Fashion is returning to the catwalk at Louis Vuitton on Tuesday (March 23).

Even though recent fashion weeks in Paris, London and Milan have gone completely digital due to the Covid-19 pandemic, the French fashion house will stage a fashion show in Singapore, complete with masked guests seated 1m apart.

To be held at ArtScience Museum, the Louis Vuitton Women’s Spring/Summer 2021 Spin-Off show will be the first full-fledged physical fashion show in Singapore in the new normal.

There will be three shows – at noon, 4pm and 7.30pm – with just 112 guests each and a slew of safe management measures in place, such as temperature checks and SafeEntry scans on arrival. All surfaces will be sanitised between each show.

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Louis Vuitton Spring Summer 2021
Photo: Louis Vuitton

Guests will be segmented into zones, with no intermingling among zones, and Louis Vuitton face masks have been included with the invitations. Also, arrival, departure and seating timings will be staggered.

Safe distancing ambassadors will be deployed at the venue as well.

The 41 unmasked models walking the show will be at least 3m away from the guests. They will also observe safe distancing on the runway.

They and the backstage crew, including hair and make-up artists, will also be segregated into zones.

The final show will be live-streamed on Louis Vuitton’s website so everyone can have a front-row seat from the comfort of his or her home.

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A total of 69 looks – from the spring/summer collection, presented in a “distanced” show in Paris last October by Louis Vuitton’s womenswear artistic director Nicolas Ghesquiere, and a Summer Capsule collection inspired by the beach – will be featured.

For fashion editors, celebrities, influencers and clients who used to jet-set to fashion capitals for shows, this presentation signals that the industry is taking baby steps towards recovery.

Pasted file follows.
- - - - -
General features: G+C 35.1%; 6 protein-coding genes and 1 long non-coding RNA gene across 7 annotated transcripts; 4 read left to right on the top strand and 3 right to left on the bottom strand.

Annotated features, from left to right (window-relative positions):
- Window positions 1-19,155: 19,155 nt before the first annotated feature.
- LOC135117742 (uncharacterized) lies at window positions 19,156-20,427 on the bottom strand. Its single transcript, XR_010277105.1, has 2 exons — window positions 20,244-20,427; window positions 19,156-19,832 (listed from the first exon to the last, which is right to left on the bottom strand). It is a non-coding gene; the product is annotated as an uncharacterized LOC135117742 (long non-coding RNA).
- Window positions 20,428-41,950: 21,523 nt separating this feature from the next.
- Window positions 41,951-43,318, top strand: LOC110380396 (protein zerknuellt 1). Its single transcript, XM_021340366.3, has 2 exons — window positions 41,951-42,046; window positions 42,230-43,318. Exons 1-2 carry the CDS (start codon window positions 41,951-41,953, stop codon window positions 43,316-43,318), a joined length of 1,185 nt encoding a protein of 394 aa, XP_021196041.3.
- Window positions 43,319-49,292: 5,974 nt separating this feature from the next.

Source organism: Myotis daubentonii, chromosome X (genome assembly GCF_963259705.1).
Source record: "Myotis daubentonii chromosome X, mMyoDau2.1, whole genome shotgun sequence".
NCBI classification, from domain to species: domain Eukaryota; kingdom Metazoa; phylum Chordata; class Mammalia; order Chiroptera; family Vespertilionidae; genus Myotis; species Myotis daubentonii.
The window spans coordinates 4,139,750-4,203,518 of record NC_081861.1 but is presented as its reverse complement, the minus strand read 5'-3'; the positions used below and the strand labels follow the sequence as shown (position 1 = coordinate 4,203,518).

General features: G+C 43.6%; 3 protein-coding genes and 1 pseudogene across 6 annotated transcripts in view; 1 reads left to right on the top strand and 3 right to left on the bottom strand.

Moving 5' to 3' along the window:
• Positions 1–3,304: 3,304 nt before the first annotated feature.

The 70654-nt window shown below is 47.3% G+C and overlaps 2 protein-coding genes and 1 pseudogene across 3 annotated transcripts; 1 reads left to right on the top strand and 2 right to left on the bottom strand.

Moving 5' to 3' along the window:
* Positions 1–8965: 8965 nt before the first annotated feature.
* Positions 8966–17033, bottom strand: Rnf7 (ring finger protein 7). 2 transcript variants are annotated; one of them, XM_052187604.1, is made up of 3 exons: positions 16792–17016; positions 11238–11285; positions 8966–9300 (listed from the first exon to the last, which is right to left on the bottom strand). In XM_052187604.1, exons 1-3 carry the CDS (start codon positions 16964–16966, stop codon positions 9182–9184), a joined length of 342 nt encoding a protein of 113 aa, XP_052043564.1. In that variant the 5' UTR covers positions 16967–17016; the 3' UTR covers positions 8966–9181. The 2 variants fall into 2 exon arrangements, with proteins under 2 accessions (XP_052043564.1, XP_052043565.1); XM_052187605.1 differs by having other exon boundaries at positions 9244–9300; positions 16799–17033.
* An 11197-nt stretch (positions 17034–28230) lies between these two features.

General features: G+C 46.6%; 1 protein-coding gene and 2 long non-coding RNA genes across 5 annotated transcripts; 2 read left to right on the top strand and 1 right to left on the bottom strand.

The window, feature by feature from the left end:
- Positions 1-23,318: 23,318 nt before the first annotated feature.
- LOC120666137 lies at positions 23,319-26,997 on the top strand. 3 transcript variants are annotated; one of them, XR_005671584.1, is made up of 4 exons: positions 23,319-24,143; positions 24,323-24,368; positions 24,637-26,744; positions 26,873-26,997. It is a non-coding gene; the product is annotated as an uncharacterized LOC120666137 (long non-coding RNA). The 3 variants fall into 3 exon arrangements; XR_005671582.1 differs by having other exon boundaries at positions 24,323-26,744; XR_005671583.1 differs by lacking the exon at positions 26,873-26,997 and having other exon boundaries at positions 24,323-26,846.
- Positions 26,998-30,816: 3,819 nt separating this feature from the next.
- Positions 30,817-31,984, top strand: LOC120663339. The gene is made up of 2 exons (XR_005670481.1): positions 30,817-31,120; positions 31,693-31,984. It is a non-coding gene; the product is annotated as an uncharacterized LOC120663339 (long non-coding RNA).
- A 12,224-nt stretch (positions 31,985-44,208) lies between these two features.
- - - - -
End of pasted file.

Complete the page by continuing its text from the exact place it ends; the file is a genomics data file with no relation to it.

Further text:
It promises to be a star-studded event and the guest list includes home-grown actresses Zoe Tay and Rebecca Lim as well as singer Stefanie Sun.

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The last time Harper’s BAZAAR Singapore editor-in-chief Kenneth Goh attended a fashion show in person was a year ago. Coincidentally, it was the Louis Vuitton presentation, held at the Louvre, which closed Paris Fashion Week.

Kenneth Goh (Photo: Phyllicia Wang)

“I’m very excited to attend the show in Singapore for Louis Vuitton. It’s the first replica womenswear show by Ghesquiere outside of Paris in this new normal,” he said. “It’s a great opportunity to showcase the importance and significance of Singapore in the global fashion scene as Louis Vuitton will be live-streaming the show at ArtScience Museum.”

Dubbed a “phygital” show, the event will combine physical and digital elements, with green screens playing a major role.

They form a backdrop for the projection of footage from director Wim Wenders’ film, Wings Of Desire (1987). The romantic fantasy classic – which tells the tale of angels who choose to experience life, thanks to the power of love – was employed to great effect in the Spring/Summer 2021 show in Paris last October.

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Louis Vuitton worked closely with the Singapore Tourism Board to leverage the country’s talent, infrastructure, resources and luxury consumer landscape to bring about this show.

Local models as well as Singapore-based ones will be in the spotlight.

Notably, Singapore’s top international model Kaigin Yong, who was in Paris for fashion week earlier this month, will strut the runway.

Working behind the scenes are fashion industry veterans such as Singaporean show director Daniel Boey and Spanish film-maker Fran Borgia. Borgia – who has been based here for 15 years – will take on the role of live-stream creative director.

Fran Borgia (Photo: Louis Vuitton)